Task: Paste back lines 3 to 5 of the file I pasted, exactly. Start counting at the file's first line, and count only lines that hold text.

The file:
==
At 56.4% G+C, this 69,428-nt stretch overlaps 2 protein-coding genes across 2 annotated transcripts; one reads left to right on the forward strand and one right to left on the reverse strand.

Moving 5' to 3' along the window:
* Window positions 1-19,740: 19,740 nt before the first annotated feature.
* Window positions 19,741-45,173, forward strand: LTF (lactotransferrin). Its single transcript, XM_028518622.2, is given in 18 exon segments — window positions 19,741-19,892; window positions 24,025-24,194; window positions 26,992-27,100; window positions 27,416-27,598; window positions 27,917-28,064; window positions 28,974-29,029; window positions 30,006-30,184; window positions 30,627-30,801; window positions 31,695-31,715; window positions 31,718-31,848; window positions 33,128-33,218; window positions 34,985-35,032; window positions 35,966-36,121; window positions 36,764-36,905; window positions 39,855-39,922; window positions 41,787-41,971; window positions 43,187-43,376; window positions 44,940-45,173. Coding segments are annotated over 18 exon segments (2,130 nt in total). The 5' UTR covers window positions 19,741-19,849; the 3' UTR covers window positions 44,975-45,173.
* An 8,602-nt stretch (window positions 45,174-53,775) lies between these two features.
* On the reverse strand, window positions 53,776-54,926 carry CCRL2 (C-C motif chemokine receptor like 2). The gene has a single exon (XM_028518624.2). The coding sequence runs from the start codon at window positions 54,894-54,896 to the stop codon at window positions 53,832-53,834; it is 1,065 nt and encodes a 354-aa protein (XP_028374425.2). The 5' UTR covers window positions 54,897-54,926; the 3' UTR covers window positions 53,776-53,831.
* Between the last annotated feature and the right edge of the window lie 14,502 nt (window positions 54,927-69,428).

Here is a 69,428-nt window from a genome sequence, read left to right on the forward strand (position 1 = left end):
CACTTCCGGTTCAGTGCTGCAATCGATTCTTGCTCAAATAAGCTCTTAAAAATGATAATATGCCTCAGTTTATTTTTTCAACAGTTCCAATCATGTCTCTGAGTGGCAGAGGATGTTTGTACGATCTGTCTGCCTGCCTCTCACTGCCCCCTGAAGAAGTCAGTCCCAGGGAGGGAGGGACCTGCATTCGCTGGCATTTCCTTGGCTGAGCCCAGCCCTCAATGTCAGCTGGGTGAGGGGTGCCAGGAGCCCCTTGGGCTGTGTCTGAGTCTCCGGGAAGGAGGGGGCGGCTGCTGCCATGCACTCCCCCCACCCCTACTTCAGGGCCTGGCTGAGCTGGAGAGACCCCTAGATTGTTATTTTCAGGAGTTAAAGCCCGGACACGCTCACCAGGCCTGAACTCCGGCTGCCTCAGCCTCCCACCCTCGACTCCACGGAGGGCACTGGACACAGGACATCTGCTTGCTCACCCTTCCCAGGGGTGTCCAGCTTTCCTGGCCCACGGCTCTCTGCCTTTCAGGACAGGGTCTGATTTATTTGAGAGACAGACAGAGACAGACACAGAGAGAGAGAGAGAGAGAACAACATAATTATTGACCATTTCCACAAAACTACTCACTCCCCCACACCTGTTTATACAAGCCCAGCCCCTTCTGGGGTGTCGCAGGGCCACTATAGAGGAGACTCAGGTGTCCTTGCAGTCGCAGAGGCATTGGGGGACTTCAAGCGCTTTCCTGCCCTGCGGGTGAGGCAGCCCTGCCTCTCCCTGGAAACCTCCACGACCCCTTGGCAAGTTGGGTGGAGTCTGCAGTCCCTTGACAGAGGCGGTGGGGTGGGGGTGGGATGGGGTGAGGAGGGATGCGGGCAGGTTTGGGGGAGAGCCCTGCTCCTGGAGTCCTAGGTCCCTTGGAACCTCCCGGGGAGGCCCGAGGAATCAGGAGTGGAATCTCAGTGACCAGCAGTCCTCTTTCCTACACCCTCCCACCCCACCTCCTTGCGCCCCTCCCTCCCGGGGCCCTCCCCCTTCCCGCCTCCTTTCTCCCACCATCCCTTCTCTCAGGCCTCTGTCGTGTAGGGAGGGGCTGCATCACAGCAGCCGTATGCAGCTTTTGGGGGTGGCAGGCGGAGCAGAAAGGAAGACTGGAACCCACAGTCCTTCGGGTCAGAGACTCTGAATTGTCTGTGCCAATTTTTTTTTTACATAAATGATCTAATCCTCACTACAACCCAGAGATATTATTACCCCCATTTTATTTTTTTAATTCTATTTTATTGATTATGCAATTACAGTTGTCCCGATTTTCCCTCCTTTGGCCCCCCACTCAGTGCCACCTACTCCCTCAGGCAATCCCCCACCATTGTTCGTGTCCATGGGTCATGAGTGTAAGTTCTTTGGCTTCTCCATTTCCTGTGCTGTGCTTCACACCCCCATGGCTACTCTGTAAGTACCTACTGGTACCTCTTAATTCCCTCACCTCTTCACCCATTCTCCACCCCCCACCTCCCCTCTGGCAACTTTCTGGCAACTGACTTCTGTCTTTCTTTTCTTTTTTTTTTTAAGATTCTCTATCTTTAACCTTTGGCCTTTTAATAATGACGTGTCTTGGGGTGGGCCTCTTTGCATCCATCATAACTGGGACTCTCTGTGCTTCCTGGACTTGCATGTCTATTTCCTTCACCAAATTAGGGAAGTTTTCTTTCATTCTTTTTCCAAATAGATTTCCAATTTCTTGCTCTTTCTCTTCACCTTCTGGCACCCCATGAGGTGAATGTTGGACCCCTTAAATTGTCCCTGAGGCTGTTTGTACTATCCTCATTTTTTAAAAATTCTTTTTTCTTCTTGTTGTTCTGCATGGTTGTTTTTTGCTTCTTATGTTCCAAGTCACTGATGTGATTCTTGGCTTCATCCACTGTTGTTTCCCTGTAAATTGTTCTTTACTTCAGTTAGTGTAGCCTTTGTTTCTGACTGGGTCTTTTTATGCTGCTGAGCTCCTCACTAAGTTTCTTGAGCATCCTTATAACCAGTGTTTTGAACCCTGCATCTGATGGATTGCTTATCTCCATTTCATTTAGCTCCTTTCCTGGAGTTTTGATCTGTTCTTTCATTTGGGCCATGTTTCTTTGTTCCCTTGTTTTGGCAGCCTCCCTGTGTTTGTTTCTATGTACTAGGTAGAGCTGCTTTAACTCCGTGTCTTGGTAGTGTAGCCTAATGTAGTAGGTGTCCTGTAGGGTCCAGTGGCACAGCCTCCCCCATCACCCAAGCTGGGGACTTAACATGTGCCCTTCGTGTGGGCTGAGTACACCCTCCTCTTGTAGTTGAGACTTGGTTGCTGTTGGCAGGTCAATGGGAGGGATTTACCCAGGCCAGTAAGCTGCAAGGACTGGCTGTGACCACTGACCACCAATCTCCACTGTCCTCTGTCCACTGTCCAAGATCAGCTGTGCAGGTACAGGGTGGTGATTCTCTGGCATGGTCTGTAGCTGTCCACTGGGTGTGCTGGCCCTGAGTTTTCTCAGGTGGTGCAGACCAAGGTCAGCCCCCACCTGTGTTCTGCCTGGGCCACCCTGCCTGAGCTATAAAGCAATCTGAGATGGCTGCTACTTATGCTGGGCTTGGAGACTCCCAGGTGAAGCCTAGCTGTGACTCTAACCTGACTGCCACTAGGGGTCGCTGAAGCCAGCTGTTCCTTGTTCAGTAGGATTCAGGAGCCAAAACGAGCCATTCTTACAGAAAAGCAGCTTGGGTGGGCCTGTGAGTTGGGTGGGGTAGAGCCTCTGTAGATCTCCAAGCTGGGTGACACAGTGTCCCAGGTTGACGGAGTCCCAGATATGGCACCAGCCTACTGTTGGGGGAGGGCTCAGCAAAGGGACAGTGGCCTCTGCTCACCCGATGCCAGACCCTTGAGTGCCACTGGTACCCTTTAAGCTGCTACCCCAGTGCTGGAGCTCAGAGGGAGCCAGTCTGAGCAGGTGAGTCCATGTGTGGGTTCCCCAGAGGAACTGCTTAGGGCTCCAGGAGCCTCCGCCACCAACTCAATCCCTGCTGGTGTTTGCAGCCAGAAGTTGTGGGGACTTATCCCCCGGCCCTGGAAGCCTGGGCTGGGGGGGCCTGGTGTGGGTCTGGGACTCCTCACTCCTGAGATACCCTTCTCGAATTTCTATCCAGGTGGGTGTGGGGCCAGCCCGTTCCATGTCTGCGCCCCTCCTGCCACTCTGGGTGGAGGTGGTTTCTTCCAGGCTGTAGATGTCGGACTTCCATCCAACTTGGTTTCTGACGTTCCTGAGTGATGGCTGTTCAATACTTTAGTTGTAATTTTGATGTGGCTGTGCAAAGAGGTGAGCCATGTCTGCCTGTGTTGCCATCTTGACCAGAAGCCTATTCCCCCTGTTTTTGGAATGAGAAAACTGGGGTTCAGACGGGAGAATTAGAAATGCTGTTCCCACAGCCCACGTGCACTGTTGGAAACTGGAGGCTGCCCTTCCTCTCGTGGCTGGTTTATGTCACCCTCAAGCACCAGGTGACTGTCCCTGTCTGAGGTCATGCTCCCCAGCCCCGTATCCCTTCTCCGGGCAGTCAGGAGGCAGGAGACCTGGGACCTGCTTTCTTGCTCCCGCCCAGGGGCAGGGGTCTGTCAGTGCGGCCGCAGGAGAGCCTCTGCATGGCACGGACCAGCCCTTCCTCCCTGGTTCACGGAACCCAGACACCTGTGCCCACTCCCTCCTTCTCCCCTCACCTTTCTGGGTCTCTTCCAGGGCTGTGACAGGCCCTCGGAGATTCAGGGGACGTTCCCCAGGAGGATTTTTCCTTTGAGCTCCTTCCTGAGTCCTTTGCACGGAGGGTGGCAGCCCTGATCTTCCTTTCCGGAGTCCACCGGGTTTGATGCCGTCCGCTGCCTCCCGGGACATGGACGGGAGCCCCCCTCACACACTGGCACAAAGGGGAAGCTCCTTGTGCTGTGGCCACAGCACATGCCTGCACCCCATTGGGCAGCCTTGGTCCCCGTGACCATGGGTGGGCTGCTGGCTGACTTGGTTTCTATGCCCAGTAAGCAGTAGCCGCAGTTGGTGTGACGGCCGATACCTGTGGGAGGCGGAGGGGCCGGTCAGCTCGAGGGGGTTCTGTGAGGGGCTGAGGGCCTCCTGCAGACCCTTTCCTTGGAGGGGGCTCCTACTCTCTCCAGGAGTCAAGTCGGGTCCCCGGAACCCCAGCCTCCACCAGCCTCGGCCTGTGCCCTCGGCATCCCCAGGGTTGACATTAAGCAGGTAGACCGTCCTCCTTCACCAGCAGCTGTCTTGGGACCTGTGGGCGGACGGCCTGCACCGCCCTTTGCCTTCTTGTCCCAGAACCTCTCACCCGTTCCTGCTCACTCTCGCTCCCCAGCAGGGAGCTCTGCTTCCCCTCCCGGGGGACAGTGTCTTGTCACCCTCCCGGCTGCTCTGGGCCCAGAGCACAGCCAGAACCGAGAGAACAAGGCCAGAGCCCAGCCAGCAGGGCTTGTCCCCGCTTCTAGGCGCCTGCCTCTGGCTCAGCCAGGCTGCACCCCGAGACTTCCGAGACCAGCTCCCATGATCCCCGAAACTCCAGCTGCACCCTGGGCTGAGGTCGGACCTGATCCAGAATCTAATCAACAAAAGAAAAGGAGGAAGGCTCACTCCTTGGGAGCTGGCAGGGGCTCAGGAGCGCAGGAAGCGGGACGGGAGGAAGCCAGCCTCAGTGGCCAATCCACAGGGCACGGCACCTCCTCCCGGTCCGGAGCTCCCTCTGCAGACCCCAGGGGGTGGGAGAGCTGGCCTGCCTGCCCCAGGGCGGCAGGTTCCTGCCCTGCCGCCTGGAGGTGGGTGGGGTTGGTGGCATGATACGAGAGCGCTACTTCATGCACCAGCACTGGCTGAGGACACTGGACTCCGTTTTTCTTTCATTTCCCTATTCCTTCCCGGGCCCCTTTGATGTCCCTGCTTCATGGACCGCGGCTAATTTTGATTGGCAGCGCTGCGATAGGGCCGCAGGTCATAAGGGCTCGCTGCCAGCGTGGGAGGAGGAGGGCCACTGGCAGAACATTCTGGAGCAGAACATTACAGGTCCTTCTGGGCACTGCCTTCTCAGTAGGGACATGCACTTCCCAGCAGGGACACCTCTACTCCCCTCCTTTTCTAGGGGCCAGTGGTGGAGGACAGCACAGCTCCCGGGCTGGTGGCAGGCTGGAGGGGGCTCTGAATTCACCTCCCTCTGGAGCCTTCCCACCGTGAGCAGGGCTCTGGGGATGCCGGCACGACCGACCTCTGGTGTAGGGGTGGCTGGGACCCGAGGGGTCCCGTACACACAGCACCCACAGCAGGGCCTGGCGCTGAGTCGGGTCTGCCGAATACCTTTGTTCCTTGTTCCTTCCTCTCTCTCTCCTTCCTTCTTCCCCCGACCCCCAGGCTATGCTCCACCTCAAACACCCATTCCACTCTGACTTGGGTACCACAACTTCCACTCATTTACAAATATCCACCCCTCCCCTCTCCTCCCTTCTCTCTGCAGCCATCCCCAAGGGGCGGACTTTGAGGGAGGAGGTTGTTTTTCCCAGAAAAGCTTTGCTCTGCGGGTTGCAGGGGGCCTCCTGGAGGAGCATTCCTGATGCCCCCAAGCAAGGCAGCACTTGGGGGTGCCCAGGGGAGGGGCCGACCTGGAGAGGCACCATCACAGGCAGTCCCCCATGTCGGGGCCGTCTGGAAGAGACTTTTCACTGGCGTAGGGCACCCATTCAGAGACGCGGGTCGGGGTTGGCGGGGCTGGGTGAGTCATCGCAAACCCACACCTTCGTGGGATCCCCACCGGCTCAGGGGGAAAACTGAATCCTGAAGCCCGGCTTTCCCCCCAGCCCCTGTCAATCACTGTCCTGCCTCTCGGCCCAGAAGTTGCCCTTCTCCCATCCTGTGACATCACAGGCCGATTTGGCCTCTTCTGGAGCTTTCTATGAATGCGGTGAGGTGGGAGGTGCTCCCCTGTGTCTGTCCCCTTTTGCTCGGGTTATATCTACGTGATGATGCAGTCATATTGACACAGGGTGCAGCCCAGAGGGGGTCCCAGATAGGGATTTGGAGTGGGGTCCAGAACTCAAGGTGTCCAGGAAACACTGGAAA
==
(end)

* Window positions 1-19,740: 19,740 nt before the first annotated feature.
* Window positions 19,741-45,173, forward strand: LTF (lactotransferrin). Its single transcript, XM_028518622.2, is given in 18 exon segments — window positions 19,741-19,892; window positions 24,025-24,194; window positions 26,992-27,100; window positions 27,416-27,598; window positions 27,917-28,064; window positions 28,974-29,029; window positions 30,006-30,184; window positions 30,627-30,801; window positions 31,695-31,715; window positions 31,718-31,848; window positions 33,128-33,218; window positions 34,985-35,032; window positions 35,966-36,121; window positions 36,764-36,905; window positions 39,855-39,922; window positions 41,787-41,971; window positions 43,187-43,376; window positions 44,940-45,173. Coding segments are annotated over 18 exon segments (2,130 nt in total). The 5' UTR covers window positions 19,741-19,849; the 3' UTR covers window positions 44,975-45,173.
* An 8,602-nt stretch (window positions 45,174-53,775) lies between these two features.